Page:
“Gamergate was horrific in how quickly it spiralled out of control,” says Siarlot. “And there are definitely a lot of (usually white) geek guys who come across as creepy at cons. Cosplay Is Not Consent didn’t spring from nowhere after all. That said, there is a lot of overlap between marginalised people and geek culture, so I think while there are some places that really don’t cater to marginalised people, there are just as many that welcome them with open arms.”
“There is a lot of overlap between marginalised people and geek culture”
Cosplay Is Not Consent is aimed to tackle sexual harassment within the cosplay community. There are those that are working within the cosplay world to try to make a difference so that anyone can get involved, such as The Cosplay Dossier.
“The Cosplay Dossier was founded on the idea that cosplay is for anyone, regardless of age, colour, or body type. At the end of the day the only limit to truly awesome cosplay is your creativity. While there are always people that refuse to accept the idea of a black D.Va or a hijabi Wonder Woman, most people in the community themselves are really welcoming. That’s not to say it can’t be more accessible – just as representation has a long way to go, so can the cosplay community be more accessible to those who aren’t white, straight, (or male).”
The concept of cosplay truly being accessible seems pretty hard to believe. Some of the costumes are just ridiculously good and others are downright extortionate. The armour online can cost several hundred pounds. Is cosplay really accessible to anyone other than Tories?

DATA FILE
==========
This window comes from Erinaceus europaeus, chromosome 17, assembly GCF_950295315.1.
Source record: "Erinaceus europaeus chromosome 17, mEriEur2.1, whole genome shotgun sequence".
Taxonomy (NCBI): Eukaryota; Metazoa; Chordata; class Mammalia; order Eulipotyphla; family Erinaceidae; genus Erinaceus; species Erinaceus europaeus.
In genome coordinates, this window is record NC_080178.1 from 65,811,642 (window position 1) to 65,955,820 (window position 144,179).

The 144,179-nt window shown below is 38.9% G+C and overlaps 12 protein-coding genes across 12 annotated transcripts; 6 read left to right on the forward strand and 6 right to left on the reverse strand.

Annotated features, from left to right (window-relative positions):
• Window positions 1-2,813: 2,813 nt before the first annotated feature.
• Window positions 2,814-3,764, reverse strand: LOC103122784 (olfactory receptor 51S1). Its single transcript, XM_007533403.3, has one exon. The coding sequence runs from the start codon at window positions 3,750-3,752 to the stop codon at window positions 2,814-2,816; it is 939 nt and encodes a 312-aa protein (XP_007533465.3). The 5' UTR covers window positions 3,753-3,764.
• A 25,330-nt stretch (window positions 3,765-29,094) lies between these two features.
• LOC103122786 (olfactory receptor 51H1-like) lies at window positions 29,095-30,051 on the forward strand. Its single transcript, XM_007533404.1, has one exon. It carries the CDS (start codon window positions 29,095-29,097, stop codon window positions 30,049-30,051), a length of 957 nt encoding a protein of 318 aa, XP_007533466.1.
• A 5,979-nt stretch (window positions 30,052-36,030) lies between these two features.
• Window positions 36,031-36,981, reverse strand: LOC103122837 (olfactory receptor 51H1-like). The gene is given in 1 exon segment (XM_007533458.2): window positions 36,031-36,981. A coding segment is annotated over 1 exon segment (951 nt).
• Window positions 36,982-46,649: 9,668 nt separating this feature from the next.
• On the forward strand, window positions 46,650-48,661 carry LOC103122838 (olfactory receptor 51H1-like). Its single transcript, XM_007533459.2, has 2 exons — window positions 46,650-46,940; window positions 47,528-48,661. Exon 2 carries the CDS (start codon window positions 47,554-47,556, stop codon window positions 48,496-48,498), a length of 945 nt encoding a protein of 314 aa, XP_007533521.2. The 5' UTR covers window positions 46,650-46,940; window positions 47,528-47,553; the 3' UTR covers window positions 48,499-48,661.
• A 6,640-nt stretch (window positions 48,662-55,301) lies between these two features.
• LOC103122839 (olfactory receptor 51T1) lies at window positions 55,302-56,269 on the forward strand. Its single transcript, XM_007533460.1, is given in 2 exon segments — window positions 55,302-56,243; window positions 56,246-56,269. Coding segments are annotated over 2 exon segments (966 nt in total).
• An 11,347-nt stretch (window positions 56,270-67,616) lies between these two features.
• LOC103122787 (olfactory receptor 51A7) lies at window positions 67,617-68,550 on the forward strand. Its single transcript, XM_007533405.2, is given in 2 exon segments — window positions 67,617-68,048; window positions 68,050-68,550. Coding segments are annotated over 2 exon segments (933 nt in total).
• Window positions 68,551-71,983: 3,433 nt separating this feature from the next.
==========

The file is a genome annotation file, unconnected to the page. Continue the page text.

“It’s just a matter of creativity,” Siarlot insists. “You don’t need to spend a lot to look good – and you don’t need to know how to sew either. I’m still yet to spend over £80 on a cosplay, and that includes expenses like wigs and shoes that you wouldn’t think you can get on a shoestring budget.
“You don’t have to make your cosplays to stay below budget either if that’s an issue – charity shops are a great place to look to start with. Unless you’re competing, where you have to make a certain percentage of your costume, there’s absolutely no shame in buying a costume, or altering something premade.
“When I first started cosplaying, I was horrifically broke and hadn’t touched a sewing machine since year 9 Design & Textiles (about five years). But I managed to get a costume together (Black Widow), went to my first con and got totally hooked – and four and a bit years later I’m writing a cosplay magazine!”
Siarlot emphasises the support available online. Blogs, particularly through Tumblr, are abundant on cosplay and often have a real sense of solidarity to them.
“The best bit about the cosplay community is that it is one – and there’s almost always someone you can turn to for help.”
The cosplay community has its struggles but more and more it feels like a place where marginalised people are starting to come through and demand a safe and accessible space. The community needs a magazine that celebrates those fighting for all cosplayers, and The Cosplay Dossier does just that.
That being said, it’s almost a shame for Stand Up. It would be nice not to have to share our head of design, but for this cause we can live with it.
You can read issue 1 of The Cosplay Dossier here.
You can also support The Cosplay Dossier on Patreon.